I am about to finish my first Voron 2.4 3D printer (https://docs.vorondesign.com). This 3D printer is along the same lines as the OFM project. The website, documentation and forum are similar. As a fun addition, the developers of this open source 3D printer project issue a “serial number” after posting a video of the working printer in a Voron Subreddit.(About Voron -). Perhaps something you might consider?. Cheerios.
It would be really great to have some way people can register a successful build, particularly because it would be fantastic evidence to show our funders what a big impact the project achieves. We have been very reluctant to push anything that would constitute “tracking” though, because many people in the open source community really value privacy, for very important reasons. We’d also need to put together the infrastructure to make it possible to register, and comply with the relevant legislation on personal data, which (as you’ve seen) the University implements with some very rigorous processes…
I’m curious how much data they collect in exchange for a serial number, and what they do with it - things that occur to me in no particular order would be:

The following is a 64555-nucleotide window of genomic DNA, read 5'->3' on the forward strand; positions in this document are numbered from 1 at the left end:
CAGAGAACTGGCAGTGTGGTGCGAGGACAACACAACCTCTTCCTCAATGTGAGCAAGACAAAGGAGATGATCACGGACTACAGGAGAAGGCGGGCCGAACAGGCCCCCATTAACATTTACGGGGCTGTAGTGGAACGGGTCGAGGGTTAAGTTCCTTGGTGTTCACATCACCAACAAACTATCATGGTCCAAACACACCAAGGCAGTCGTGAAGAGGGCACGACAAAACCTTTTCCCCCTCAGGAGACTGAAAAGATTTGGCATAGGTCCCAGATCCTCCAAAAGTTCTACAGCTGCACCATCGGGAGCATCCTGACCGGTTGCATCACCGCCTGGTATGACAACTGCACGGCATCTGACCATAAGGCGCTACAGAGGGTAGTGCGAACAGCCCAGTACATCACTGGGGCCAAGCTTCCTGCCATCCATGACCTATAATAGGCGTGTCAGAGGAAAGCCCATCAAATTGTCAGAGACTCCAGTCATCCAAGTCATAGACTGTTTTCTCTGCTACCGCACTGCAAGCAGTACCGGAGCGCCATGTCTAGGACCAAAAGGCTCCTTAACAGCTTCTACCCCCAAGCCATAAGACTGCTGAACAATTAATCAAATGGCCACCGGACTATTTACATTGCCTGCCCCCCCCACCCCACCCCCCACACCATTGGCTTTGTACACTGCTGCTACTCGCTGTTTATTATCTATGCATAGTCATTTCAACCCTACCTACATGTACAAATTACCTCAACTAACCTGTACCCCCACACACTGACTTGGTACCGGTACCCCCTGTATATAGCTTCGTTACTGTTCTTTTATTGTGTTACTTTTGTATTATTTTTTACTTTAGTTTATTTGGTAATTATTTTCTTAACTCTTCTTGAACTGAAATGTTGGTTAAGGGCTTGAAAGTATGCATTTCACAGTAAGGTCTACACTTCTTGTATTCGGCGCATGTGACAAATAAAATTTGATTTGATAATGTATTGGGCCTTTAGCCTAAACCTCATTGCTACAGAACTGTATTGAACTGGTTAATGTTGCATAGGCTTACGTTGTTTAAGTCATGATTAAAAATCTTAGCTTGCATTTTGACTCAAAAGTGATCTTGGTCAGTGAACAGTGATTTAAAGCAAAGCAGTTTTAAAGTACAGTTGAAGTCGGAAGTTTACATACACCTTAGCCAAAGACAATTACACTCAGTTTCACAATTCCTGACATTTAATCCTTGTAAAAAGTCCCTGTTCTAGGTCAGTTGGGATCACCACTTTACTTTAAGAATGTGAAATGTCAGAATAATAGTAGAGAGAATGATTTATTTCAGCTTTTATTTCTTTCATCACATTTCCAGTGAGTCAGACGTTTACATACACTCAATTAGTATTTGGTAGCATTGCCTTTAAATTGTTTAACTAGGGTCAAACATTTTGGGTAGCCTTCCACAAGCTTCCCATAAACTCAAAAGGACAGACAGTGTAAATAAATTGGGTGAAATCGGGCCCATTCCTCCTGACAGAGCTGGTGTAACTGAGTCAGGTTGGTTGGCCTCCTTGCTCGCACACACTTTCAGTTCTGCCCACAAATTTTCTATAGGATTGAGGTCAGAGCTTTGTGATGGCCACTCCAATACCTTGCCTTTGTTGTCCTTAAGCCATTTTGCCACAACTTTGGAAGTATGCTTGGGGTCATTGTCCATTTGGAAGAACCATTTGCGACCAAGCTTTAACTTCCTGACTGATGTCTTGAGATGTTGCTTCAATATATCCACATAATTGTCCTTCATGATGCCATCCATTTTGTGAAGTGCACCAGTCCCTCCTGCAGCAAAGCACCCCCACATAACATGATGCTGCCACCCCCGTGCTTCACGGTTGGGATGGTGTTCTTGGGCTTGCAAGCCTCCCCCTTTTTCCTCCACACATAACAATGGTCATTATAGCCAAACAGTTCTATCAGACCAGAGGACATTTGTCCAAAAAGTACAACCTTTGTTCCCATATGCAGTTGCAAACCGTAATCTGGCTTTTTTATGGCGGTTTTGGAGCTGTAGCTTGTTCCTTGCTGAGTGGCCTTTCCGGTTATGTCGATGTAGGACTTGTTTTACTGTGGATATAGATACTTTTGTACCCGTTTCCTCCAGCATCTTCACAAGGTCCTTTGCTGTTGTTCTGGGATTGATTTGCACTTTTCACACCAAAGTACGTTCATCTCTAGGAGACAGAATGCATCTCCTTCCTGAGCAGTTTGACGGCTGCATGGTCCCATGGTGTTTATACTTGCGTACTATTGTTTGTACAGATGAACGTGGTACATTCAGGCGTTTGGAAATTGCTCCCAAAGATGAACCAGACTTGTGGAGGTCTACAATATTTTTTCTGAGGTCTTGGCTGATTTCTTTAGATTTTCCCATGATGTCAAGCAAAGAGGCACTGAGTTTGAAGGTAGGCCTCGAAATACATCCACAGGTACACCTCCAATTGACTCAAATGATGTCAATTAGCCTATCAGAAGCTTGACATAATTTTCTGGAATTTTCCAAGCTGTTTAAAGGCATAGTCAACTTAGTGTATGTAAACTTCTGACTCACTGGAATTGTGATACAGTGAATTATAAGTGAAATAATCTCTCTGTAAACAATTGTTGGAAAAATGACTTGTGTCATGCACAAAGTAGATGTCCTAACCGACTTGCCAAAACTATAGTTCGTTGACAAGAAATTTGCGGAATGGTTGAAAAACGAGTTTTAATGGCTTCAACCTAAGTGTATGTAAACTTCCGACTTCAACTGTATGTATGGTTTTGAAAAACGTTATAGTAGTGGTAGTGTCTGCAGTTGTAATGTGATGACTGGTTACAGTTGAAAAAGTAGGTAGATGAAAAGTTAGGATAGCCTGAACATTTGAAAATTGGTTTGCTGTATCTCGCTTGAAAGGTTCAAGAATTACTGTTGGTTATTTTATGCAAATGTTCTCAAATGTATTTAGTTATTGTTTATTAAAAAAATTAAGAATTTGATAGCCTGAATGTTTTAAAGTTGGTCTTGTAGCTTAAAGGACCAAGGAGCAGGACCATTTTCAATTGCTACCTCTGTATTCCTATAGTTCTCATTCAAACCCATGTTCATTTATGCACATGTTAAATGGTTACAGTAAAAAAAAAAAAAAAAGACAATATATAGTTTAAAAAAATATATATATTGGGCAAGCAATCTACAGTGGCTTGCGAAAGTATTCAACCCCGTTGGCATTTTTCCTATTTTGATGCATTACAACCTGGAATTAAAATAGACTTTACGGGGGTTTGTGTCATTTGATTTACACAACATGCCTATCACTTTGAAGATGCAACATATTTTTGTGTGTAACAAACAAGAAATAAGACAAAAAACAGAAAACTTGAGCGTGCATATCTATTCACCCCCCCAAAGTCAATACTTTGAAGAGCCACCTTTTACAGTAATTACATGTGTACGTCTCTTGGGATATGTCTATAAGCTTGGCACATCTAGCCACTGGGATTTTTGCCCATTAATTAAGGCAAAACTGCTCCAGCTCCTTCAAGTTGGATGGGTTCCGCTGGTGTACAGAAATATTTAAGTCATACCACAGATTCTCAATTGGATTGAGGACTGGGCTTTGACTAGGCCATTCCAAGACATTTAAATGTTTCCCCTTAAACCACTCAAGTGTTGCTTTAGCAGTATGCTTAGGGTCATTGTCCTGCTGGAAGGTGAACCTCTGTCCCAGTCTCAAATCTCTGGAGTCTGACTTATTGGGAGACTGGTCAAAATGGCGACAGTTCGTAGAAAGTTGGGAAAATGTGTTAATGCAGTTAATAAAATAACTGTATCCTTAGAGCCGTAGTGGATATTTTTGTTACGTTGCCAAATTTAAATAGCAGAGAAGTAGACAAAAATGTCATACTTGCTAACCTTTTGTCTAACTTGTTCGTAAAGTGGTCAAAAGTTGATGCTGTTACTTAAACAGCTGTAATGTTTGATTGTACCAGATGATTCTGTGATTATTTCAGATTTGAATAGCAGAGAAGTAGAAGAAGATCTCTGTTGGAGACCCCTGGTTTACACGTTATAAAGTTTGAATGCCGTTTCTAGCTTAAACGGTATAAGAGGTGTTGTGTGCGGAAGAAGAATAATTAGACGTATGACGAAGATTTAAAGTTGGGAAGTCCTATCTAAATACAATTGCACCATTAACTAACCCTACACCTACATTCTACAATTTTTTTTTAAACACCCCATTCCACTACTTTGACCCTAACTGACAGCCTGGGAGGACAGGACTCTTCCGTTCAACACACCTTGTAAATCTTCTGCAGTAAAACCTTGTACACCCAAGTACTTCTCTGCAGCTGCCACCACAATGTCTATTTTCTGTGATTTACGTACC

- We could update our map of where OFMs are, with actual numbers
- We could get a picture of what they are used for (research/teaching/hobby, medical/biological/physical)
- We could collect more nice images for our gallery
- We could collect calibration data, to see how well they are working
The last point would be particularly interesting once we have more automated commissioning routines, to make it possible to verify that a microscope I’ve never seen is, nonetheless, working as well as one I’ve put together and tested myself. This is a really interesting challenge for open hardware, and one the OFM community might have some really meaningful things to say about.
Having said all this, I think it’s very important that I make it crystal clear that the OFM software is never going to send user data back to the University without explicit, informed consent, and that it will always be strictly optional to do so.